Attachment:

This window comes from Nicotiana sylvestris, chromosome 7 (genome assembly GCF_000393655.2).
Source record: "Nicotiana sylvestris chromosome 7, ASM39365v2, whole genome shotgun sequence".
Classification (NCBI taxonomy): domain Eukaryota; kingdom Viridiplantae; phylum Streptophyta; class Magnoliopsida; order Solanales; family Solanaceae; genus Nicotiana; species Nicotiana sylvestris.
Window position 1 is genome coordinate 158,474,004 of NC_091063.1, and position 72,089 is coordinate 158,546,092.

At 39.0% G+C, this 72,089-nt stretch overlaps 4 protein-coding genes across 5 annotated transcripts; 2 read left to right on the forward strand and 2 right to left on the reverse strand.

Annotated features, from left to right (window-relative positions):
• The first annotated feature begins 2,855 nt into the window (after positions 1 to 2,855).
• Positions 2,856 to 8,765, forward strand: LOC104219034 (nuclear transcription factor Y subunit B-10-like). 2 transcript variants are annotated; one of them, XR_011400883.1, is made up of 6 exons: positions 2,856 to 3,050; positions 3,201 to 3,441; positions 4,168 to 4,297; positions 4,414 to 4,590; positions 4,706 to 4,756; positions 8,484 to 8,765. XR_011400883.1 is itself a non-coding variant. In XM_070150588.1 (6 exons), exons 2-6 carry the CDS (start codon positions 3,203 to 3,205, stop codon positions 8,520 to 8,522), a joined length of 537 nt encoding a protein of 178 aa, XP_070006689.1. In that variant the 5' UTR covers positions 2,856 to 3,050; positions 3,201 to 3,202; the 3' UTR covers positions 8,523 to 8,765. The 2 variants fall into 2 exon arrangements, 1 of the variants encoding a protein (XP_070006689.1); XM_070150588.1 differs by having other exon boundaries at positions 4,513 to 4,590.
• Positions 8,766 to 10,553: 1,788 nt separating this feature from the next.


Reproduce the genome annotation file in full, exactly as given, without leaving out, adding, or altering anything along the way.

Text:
This window comes from Nicotiana sylvestris, chromosome 7 (genome assembly GCF_000393655.2).
Source record: "Nicotiana sylvestris chromosome 7, ASM39365v2, whole genome shotgun sequence".
Classification (NCBI taxonomy): domain Eukaryota; kingdom Viridiplantae; phylum Streptophyta; class Magnoliopsida; order Solanales; family Solanaceae; genus Nicotiana; species Nicotiana sylvestris.
Window position 1 is genome coordinate 158,474,004 of NC_091063.1, and position 72,089 is coordinate 158,546,092.

At 39.0% G+C, this 72,089-nt stretch overlaps 4 protein-coding genes across 5 annotated transcripts; 2 read left to right on the forward strand and 2 right to left on the reverse strand.

Annotated features, from left to right (window-relative positions):
• The first annotated feature begins 2,855 nt into the window (after positions 1 to 2,855).
• Positions 2,856 to 8,765, forward strand: LOC104219034 (nuclear transcription factor Y subunit B-10-like). 2 transcript variants are annotated; one of them, XR_011400883.1, is made up of 6 exons: positions 2,856 to 3,050; positions 3,201 to 3,441; positions 4,168 to 4,297; positions 4,414 to 4,590; positions 4,706 to 4,756; positions 8,484 to 8,765. XR_011400883.1 is itself a non-coding variant. In XM_070150588.1 (6 exons), exons 2-6 carry the CDS (start codon positions 3,203 to 3,205, stop codon positions 8,520 to 8,522), a joined length of 537 nt encoding a protein of 178 aa, XP_070006689.1. In that variant the 5' UTR covers positions 2,856 to 3,050; positions 3,201 to 3,202; the 3' UTR covers positions 8,523 to 8,765. The 2 variants fall into 2 exon arrangements, 1 of the variants encoding a protein (XP_070006689.1); XM_070150588.1 differs by having other exon boundaries at positions 4,513 to 4,590.
• Positions 8,766 to 10,553: 1,788 nt separating this feature from the next.